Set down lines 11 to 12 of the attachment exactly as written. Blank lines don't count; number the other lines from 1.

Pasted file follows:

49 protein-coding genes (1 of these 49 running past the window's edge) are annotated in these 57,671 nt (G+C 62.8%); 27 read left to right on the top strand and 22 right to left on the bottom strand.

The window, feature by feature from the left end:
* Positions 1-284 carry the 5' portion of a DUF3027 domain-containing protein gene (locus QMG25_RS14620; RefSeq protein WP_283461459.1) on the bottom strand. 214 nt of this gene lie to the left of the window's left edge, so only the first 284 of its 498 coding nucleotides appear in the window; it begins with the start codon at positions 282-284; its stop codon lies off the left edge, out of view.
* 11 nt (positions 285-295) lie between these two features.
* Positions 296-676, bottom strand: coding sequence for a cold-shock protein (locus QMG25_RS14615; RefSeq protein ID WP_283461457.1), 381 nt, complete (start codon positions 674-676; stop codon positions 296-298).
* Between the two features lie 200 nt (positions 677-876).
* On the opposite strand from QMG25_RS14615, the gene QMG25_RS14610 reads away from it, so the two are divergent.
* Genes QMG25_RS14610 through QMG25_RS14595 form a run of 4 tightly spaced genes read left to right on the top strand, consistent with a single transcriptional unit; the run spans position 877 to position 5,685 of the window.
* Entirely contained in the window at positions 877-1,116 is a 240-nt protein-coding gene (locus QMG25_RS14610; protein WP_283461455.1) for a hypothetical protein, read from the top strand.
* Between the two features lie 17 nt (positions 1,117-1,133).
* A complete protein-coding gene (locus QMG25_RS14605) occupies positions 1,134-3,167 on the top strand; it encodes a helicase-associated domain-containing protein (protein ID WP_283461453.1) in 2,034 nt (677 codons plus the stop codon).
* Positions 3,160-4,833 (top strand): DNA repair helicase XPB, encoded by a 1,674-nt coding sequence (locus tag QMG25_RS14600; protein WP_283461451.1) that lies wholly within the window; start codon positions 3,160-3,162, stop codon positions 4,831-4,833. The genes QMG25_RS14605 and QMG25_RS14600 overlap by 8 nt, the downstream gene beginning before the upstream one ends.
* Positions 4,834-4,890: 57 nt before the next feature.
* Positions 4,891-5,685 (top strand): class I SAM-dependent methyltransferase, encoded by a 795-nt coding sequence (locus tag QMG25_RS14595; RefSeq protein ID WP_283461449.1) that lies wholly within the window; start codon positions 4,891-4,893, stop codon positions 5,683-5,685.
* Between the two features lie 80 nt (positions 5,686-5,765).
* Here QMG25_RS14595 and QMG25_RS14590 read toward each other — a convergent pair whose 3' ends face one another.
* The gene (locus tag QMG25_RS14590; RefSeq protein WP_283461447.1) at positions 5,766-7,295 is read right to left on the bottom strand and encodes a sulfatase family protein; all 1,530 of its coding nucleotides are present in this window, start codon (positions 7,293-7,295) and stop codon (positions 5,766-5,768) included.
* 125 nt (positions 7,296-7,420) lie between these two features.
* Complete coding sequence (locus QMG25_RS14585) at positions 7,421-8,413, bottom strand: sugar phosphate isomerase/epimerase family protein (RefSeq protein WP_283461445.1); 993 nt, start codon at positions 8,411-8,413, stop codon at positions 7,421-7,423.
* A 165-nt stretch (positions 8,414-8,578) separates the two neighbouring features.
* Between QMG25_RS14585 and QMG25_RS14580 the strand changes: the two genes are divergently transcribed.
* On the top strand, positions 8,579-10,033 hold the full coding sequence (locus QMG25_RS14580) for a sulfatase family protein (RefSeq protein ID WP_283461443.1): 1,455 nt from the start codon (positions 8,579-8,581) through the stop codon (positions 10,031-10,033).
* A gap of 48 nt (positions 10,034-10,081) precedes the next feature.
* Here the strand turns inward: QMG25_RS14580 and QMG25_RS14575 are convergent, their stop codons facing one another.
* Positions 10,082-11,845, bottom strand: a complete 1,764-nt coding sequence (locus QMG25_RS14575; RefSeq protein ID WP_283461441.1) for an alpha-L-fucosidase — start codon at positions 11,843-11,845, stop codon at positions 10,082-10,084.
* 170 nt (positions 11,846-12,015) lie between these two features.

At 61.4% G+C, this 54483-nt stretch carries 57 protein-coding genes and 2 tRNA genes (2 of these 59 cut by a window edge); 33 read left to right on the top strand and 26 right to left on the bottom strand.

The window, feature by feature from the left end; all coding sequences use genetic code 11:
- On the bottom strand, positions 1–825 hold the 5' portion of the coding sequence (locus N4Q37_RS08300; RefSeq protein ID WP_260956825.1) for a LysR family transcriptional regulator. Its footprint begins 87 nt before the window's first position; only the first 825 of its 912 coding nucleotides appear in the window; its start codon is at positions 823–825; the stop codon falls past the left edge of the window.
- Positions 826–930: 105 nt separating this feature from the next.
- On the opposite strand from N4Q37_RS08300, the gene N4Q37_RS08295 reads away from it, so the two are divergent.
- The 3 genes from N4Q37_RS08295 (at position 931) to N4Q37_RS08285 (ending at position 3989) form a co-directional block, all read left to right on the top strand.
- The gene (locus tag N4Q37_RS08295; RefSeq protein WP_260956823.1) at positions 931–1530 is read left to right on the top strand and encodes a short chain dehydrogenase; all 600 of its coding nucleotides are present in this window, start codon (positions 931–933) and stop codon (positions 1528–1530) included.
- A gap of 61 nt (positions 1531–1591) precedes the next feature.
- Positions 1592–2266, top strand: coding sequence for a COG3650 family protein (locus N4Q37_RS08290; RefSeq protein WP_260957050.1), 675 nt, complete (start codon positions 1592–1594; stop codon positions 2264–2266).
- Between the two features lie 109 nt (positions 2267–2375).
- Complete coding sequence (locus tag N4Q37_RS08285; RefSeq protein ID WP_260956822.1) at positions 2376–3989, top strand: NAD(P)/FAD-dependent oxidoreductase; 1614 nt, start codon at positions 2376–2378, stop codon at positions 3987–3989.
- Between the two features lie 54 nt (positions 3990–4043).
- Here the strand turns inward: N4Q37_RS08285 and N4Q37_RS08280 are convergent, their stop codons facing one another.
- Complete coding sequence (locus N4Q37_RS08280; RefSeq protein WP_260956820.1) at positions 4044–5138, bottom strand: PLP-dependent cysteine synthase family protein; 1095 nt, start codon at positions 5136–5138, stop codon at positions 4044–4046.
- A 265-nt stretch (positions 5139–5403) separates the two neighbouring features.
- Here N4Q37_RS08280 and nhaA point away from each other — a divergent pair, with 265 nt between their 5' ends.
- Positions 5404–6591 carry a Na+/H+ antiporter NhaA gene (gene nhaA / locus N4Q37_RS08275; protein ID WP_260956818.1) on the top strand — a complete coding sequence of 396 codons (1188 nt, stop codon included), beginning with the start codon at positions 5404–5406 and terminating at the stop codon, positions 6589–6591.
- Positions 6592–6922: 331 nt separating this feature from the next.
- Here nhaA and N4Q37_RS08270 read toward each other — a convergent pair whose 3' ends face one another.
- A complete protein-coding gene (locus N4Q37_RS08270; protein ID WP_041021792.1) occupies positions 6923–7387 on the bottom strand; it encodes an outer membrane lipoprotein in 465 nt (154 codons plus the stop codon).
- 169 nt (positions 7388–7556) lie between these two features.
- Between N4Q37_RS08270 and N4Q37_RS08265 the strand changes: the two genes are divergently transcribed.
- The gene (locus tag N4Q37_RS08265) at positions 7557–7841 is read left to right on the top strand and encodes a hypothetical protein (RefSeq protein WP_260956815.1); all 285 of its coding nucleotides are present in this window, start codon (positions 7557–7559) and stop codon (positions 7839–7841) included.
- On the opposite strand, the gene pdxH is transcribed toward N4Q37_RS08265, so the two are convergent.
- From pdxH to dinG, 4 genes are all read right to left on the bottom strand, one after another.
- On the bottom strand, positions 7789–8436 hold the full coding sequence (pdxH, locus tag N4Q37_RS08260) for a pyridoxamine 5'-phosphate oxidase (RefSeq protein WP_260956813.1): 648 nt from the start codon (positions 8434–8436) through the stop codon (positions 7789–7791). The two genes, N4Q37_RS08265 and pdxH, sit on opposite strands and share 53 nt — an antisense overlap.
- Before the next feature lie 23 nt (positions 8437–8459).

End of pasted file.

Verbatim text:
* A complete protein-coding gene (locus QMG25_RS14605) occupies positions 1,134-3,167 on the top strand; it encodes a helicase-associated domain-containing protein (protein ID WP_283461453.1) in 2,034 nt (677 codons plus the stop codon).
* Positions 3,160-4,833 (top strand): DNA repair helicase XPB, encoded by a 1,674-nt coding sequence (locus tag QMG25_RS14600; protein WP_283461451.1) that lies wholly within the window; start codon positions 3,160-3,162, stop codon positions 4,831-4,833. The genes QMG25_RS14605 and QMG25_RS14600 overlap by 8 nt, the downstream gene beginning before the upstream one ends.